How the Inverse Square Law Can Make You Better at Lighting

Don't worry, this video isn't about all about math. Rather, it aims to give you an intuitive understanding of one of the most fundamental laws of physics related to photography and shows you why it's so crucial to have a solid understanding of how it works.

If you read a bit about cognitive psychology, you'll see that humans are really terrible at estimating non-linear phenomena, which is why stuff like the way light intensity changes with distance can throw us for a loop, particularly when we're first starting in photography. This helpful video from Joe Edelman will explain (in more practical, non-mathematical terms) how the inverse sqaure law works, what consequences it has on lighting for photographers, and what principles to keep in mind when you're shooting so you can get the shot you desire. While you can dive into modifiers and CRI and all sorts of things all day when it comes to lighting, if there's one principle that will have the greatest effect on your output, this is it; so, make sure you really know it as well as possible. 

Just a note, at 4:00, Edelman says at quadruple the original distance, the light intensity is 1/6th the original amount; it's actually 1/16th. Otherwise, the information is all quite sound and helpful!

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Agoston Zacs's picture

"Edelman says at quadruple the original distance, the light intensity is 1/6th the original amount; it's actually 1/8th."
The right is 1/16th, it was obviously a slip of tongue.

Alex Cooke's picture

Correct, thank you. I had two different values in my head and crossed wires.

Agoston Zacs's picture

Yes, it is 8 stops.

Alexander Petrenko's picture

1/16 is 4 stops

Alex Cooke's picture

Correct, log2(16)=4

Agoston Zacs's picture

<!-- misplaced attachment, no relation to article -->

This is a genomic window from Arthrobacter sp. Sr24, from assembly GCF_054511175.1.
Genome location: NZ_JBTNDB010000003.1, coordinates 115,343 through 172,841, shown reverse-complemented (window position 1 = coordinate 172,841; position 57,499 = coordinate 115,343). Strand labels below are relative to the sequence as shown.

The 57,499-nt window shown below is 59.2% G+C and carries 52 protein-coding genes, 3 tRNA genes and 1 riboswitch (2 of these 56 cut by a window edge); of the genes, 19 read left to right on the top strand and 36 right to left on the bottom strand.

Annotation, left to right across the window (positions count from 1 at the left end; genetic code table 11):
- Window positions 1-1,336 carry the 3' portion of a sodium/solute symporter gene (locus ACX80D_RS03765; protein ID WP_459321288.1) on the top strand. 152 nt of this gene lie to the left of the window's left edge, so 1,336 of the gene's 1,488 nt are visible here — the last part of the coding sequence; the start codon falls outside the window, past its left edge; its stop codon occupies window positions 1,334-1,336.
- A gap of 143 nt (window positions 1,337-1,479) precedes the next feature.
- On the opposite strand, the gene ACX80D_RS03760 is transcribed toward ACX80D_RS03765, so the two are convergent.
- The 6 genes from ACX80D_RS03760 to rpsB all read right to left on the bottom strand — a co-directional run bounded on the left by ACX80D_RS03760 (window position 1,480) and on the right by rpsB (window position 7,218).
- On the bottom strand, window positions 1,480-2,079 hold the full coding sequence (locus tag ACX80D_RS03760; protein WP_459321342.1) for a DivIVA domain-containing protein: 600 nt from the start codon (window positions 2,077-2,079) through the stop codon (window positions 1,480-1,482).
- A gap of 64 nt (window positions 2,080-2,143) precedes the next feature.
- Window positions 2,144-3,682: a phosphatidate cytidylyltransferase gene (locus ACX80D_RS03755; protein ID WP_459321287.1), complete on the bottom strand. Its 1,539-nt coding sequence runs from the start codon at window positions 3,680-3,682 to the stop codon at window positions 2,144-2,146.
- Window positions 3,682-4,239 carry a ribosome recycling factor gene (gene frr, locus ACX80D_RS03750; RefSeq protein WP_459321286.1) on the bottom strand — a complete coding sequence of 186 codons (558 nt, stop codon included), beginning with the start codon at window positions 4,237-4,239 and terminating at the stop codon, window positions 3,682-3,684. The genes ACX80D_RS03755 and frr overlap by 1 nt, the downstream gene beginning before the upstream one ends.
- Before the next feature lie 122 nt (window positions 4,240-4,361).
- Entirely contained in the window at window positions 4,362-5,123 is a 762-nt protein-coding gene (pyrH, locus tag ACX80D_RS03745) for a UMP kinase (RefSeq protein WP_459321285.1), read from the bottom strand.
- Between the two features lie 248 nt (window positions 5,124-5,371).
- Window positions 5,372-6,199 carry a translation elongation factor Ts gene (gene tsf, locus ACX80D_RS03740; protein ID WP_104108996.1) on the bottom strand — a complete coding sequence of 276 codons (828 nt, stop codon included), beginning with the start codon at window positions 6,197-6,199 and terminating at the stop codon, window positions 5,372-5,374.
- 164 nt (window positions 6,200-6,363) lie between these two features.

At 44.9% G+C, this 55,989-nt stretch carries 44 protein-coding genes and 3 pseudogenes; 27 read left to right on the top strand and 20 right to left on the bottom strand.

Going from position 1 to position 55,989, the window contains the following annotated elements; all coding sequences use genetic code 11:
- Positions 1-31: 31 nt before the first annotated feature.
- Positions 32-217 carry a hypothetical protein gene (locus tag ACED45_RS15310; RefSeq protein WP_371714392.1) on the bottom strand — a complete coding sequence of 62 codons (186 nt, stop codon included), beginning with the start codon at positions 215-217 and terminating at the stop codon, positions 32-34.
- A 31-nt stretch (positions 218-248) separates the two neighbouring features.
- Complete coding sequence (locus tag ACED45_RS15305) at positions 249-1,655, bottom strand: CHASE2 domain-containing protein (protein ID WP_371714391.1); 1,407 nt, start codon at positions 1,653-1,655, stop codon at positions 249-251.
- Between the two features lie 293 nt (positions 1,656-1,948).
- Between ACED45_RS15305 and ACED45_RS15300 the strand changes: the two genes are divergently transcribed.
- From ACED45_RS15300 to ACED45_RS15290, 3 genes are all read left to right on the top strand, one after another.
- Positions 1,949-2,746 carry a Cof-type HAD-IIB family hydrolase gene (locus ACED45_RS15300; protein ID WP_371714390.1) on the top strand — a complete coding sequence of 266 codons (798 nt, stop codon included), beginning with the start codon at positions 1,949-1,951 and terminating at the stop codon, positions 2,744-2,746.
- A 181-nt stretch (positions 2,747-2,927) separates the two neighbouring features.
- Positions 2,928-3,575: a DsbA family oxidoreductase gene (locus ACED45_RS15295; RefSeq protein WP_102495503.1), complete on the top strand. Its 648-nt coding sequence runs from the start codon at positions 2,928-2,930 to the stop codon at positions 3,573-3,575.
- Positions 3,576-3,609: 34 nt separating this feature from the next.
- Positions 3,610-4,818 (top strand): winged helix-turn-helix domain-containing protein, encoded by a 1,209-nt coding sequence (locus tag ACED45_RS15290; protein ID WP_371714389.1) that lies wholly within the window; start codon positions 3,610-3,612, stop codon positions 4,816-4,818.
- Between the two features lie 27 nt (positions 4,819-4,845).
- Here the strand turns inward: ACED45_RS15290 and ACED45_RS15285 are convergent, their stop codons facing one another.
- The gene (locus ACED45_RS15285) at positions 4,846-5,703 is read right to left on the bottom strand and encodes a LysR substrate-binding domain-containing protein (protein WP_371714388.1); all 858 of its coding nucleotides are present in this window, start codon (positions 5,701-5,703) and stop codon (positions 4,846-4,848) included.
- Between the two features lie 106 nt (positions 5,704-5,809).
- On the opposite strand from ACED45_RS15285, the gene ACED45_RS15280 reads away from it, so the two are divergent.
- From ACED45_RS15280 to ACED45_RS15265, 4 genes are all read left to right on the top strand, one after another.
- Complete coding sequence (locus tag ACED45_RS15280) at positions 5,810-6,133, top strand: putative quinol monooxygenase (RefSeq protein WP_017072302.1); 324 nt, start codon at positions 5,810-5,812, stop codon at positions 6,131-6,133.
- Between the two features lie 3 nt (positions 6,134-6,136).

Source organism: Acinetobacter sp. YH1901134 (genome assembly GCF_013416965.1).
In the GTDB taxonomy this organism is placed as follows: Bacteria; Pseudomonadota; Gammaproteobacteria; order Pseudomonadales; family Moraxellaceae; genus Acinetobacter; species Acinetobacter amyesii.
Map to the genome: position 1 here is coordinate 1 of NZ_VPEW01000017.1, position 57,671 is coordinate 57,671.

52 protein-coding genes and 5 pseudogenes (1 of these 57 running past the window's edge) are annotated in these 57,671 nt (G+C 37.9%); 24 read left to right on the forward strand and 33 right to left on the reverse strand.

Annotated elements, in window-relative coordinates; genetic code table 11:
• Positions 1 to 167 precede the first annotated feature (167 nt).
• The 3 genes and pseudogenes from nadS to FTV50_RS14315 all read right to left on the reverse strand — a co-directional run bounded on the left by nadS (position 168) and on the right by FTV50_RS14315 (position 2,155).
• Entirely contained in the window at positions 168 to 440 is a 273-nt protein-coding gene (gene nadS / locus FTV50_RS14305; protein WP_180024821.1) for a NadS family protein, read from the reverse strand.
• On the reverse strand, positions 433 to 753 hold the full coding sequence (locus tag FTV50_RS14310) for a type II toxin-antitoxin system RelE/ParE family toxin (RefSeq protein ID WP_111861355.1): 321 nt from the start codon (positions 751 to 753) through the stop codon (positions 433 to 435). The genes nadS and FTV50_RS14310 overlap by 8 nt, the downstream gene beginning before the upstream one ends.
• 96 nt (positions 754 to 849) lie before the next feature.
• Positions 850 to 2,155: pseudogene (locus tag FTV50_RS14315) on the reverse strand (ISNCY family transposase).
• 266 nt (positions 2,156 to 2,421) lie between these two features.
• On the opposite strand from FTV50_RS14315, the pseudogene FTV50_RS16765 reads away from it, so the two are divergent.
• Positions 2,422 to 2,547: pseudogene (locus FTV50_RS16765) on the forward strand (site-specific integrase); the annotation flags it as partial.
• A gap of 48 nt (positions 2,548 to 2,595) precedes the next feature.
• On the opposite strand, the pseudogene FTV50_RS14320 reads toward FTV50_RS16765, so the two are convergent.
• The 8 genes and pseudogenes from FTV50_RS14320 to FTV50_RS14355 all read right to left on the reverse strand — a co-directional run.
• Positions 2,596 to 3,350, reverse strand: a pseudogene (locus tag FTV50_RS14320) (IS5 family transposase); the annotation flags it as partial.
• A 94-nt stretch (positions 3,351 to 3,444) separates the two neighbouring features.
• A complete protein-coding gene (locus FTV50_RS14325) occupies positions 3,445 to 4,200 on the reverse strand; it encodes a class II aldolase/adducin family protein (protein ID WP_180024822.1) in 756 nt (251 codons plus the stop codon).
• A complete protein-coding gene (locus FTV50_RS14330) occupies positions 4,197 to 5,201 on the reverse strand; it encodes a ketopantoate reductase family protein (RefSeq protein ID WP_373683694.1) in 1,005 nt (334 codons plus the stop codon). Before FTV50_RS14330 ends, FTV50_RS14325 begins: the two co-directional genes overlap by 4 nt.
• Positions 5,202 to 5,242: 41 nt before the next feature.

Sure, I was also mistaken for some inexplicable reason :)

Robert Nurse's picture

These lighting videos are always helpful to me. What I'd like to see included, however, is how the size of the light (with respect to the size of the subject) effects the final product. For example, small and close vs. large and close, small and far vs. large and far, etc.

jurian kriebel's picture

Found it so weird that he did not note that.

Gilad Malenky's picture

Mr Edelman is saying that the closer the light source is to the subject, the shadows are more harsh. Sorry but this is Wrong. the bigger the light source, the softer are the shadows. this is what i know, from thousands of photos i have taken. light source closer is bigger therefore softer shadows. Correct me if i am wrong.

Michael Petersheim's picture

Everything else I have read and seen agrees with what you're saying.

Agoston Zacs's picture

In my opinion both of you is right. The closer the lightsource the harsher are the shadows AND the bigger the lightsource is the softer are the shadows. The two statements do not contradict.

Gilad Malenky's picture

the bigger the light source in relation to the object - soft shadows. it is very very simple. and also easy to test. on camera flash gives harsh shadows while a soft box in the same distance give soft shaodws. period. :)

Nico Socha's picture

Yes he explained it wrong. If it was true the Sunlight would have soft shadows.